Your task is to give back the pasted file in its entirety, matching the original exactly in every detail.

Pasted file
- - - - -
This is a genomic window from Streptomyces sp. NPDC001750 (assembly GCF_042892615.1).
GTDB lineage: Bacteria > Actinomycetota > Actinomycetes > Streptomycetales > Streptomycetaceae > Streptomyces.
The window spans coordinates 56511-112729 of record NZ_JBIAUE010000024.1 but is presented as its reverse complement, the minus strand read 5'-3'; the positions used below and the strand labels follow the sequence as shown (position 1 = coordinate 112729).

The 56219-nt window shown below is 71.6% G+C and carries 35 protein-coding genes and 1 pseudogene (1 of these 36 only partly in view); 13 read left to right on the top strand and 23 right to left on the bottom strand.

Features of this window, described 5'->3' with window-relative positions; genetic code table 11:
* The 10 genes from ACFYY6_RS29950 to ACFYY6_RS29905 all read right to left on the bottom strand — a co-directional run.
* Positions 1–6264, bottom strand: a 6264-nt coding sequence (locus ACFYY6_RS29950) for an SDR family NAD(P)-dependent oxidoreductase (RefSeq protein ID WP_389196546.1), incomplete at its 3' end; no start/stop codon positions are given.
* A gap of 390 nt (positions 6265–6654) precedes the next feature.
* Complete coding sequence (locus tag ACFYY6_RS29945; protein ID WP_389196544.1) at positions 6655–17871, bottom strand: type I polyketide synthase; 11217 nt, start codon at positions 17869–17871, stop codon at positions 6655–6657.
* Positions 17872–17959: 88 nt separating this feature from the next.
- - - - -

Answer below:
This is a genomic window from Streptomyces sp. NPDC001750 (assembly GCF_042892615.1).
GTDB lineage: Bacteria > Actinomycetota > Actinomycetes > Streptomycetales > Streptomycetaceae > Streptomyces.
The window spans coordinates 56511-112729 of record NZ_JBIAUE010000024.1 but is presented as its reverse complement, the minus strand read 5'-3'; the positions used below and the strand labels follow the sequence as shown (position 1 = coordinate 112729).

The 56219-nt window shown below is 71.6% G+C and carries 35 protein-coding genes and 1 pseudogene (1 of these 36 only partly in view); 13 read left to right on the top strand and 23 right to left on the bottom strand.

Features of this window, described 5'->3' with window-relative positions; genetic code table 11:
* The 10 genes from ACFYY6_RS29950 to ACFYY6_RS29905 all read right to left on the bottom strand — a co-directional run.
* Positions 1–6264, bottom strand: a 6264-nt coding sequence (locus ACFYY6_RS29950) for an SDR family NAD(P)-dependent oxidoreductase (RefSeq protein ID WP_389196546.1), incomplete at its 3' end; no start/stop codon positions are given.
* A gap of 390 nt (positions 6265–6654) precedes the next feature.
* Complete coding sequence (locus tag ACFYY6_RS29945; protein ID WP_389196544.1) at positions 6655–17871, bottom strand: type I polyketide synthase; 11217 nt, start codon at positions 17869–17871, stop codon at positions 6655–6657.
* Positions 17872–17959: 88 nt separating this feature from the next.